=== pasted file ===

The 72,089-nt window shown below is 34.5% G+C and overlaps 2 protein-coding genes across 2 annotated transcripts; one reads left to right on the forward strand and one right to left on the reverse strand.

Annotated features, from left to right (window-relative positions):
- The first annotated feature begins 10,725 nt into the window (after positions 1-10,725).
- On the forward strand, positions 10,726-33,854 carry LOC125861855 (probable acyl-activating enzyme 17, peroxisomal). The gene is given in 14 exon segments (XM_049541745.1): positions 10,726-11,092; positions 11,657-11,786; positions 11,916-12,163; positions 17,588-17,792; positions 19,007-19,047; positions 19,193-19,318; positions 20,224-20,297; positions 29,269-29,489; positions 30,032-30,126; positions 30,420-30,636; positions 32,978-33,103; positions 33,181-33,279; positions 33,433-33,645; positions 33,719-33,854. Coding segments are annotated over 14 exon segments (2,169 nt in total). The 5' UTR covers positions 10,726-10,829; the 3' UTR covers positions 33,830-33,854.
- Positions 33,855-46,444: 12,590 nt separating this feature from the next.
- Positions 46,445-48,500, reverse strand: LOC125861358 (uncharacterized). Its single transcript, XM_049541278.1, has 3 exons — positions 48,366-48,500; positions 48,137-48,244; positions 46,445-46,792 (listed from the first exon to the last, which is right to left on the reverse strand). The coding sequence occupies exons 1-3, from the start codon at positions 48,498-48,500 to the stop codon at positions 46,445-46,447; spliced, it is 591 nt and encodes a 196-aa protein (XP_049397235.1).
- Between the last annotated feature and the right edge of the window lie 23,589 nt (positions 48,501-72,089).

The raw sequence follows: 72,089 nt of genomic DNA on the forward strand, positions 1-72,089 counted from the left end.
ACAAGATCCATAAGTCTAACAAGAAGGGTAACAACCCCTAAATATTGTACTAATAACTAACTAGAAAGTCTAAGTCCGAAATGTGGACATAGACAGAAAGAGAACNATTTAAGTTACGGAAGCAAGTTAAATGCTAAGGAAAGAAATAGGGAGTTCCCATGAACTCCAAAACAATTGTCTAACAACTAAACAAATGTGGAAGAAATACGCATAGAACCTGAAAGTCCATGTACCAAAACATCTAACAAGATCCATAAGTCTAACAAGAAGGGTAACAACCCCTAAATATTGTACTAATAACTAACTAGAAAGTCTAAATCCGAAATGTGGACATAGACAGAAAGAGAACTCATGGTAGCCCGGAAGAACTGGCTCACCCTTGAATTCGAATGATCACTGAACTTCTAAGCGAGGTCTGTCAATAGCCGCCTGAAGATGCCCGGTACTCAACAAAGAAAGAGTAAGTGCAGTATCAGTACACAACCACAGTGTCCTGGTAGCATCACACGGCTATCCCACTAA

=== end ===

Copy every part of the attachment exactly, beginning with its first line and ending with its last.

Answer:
The 72,089-nt window shown below is 34.5% G+C and overlaps 2 protein-coding genes across 2 annotated transcripts; one reads left to right on the forward strand and one right to left on the reverse strand.

Annotated features, from left to right (window-relative positions):
- The first annotated feature begins 10,725 nt into the window (after positions 1-10,725).
- On the forward strand, positions 10,726-33,854 carry LOC125861855 (probable acyl-activating enzyme 17, peroxisomal). The gene is given in 14 exon segments (XM_049541745.1): positions 10,726-11,092; positions 11,657-11,786; positions 11,916-12,163; positions 17,588-17,792; positions 19,007-19,047; positions 19,193-19,318; positions 20,224-20,297; positions 29,269-29,489; positions 30,032-30,126; positions 30,420-30,636; positions 32,978-33,103; positions 33,181-33,279; positions 33,433-33,645; positions 33,719-33,854. Coding segments are annotated over 14 exon segments (2,169 nt in total). The 5' UTR covers positions 10,726-10,829; the 3' UTR covers positions 33,830-33,854.
- Positions 33,855-46,444: 12,590 nt separating this feature from the next.
- Positions 46,445-48,500, reverse strand: LOC125861358 (uncharacterized). Its single transcript, XM_049541278.1, has 3 exons — positions 48,366-48,500; positions 48,137-48,244; positions 46,445-46,792 (listed from the first exon to the last, which is right to left on the reverse strand). The coding sequence occupies exons 1-3, from the start codon at positions 48,498-48,500 to the stop codon at positions 46,445-46,447; spliced, it is 591 nt and encodes a 196-aa protein (XP_049397235.1).
- Between the last annotated feature and the right edge of the window lie 23,589 nt (positions 48,501-72,089).

The raw sequence follows: 72,089 nt of genomic DNA on the forward strand, positions 1-72,089 counted from the left end.
ACAAGATCCATAAGTCTAACAAGAAGGGTAACAACCCCTAAATATTGTACTAATAACTAACTAGAAAGTCTAAGTCCGAAATGTGGACATAGACAGAAAGAGAACNATTTAAGTTACGGAAGCAAGTTAAATGCTAAGGAAAGAAATAGGGAGTTCCCATGAACTCCAAAACAATTGTCTAACAACTAAACAAATGTGGAAGAAATACGCATAGAACCTGAAAGTCCATGTACCAAAACATCTAACAAGATCCATAAGTCTAACAAGAAGGGTAACAACCCCTAAATATTGTACTAATAACTAACTAGAAAGTCTAAATCCGAAATGTGGACATAGACAGAAAGAGAACTCATGGTAGCCCGGAAGAACTGGCTCACCCTTGAATTCGAATGATCACTGAACTTCTAAGCGAGGTCTGTCAATAGCCGCCTGAAGATGCCCGGTACTCAACAAAGAAAGAGTAAGTGCAGTATCAGTACACAACCACAGTGTCCTGGTAGCATCACACGGCTATCCCACTAA